Michigan's John Conyers (pictured at top) is the longest serving African-American Congressman in history - currently in his 25th term.

New York's Charlie Rangel is second at 22 terms followed by former Missouri U.S. Representative Bill Clay at 16 terms.

By Geographical Region

During the 2012 cycle, Nevada became the 25th state to send an African-American to the House of Representatives when Stephen Horsford was victorious in the state's newly-created 4th Congressional District.

Nevada is just one of two Western states that have elected a black to the House, along with California which has elected a dozen different members including three this past cycle (Karen Bass, Barbara Lee, and Maxine Waters).

Western states, of course, tend to be less populated and many have low African-American populations, which has limited the election of blacks in this region.

(Examples of U.S. Representatives who are elected in districts without significant or majority black populations tend to be rare).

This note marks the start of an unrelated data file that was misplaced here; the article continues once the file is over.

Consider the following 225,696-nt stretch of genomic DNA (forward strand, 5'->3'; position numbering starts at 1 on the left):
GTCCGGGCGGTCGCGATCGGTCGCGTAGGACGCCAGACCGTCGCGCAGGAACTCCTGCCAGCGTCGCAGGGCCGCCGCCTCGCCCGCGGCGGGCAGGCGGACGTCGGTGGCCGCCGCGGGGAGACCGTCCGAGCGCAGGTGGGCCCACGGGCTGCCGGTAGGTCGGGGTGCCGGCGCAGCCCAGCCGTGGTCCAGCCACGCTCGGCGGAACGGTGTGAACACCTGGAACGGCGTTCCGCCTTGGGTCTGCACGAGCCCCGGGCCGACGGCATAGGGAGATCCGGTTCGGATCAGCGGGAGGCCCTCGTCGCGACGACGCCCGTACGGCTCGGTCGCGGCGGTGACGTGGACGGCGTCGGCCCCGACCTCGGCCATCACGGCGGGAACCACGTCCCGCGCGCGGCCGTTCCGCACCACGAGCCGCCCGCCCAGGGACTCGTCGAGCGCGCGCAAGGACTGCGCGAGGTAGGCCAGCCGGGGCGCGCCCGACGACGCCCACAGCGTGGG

States that have never elected an African American to the U.S. House are spread out across all four regions of the country (regions as designated by the U.S. Census Bureau):

· Five states in the Midwest: Iowa, Kansas, Nebraska, North Dakota, and South Dakota

· Five states in the Northeast: Maine, Massachusetts, New Hampshire, Rhode Island, and Vermont

· Four states in the South: Arkansas, Delaware, Kentucky, and West Virginia.

· Eleven states in the West: Alaska, Arizona, Colorado, Hawaii, Idaho, Montana, New Mexico, Oregon, Utah, Washington, and Wyoming.

By State

A total of 127 African-Americans have been elected U.S. Representative in the history of the country.

Illinois - the only state to elect two blacks to the Senate in the popular vote era - has elected the largest number with 15.

California is next with 12 followed by South Carolina and New York with 10 and Georgia and North Carolina with eight.